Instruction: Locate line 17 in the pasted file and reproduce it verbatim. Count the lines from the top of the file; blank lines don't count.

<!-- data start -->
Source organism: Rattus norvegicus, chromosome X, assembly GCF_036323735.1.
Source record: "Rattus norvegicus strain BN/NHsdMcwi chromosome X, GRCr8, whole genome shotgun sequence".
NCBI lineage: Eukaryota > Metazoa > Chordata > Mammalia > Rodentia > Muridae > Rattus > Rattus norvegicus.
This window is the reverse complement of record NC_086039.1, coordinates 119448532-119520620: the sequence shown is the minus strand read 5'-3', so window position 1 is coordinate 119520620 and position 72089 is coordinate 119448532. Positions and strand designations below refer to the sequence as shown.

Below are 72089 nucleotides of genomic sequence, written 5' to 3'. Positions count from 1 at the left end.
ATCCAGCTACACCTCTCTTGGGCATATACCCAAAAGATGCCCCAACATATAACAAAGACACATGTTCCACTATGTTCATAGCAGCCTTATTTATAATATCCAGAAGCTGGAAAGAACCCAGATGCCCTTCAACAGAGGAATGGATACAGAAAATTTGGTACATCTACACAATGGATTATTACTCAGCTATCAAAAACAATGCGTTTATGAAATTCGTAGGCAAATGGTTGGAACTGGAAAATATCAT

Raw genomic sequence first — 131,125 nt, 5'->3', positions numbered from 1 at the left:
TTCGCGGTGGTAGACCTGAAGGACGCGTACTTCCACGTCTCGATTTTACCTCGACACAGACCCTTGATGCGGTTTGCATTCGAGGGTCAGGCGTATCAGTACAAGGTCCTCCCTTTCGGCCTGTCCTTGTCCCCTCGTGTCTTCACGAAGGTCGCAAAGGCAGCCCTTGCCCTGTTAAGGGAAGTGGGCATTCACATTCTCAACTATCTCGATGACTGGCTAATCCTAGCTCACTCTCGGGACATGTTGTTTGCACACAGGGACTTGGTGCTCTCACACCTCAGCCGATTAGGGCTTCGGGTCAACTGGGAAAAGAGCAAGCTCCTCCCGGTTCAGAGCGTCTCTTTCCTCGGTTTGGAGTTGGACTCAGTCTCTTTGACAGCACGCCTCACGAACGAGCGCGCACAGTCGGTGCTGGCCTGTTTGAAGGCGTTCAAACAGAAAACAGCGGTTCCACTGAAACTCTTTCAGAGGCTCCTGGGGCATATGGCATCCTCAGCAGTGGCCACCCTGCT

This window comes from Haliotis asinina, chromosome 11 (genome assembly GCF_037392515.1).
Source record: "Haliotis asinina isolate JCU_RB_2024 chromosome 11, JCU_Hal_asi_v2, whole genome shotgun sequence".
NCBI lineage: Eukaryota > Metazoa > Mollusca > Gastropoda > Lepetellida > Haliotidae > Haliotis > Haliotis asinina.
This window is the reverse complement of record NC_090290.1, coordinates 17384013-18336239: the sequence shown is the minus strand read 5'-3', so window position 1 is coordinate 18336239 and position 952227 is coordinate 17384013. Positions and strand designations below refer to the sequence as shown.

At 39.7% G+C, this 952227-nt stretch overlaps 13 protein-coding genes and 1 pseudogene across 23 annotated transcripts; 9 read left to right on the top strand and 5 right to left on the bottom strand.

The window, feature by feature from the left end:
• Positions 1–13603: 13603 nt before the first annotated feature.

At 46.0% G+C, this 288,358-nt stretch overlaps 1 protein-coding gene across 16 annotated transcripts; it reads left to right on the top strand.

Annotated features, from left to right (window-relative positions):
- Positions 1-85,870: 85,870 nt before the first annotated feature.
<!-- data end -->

Annotated features, from left to right (window-relative positions):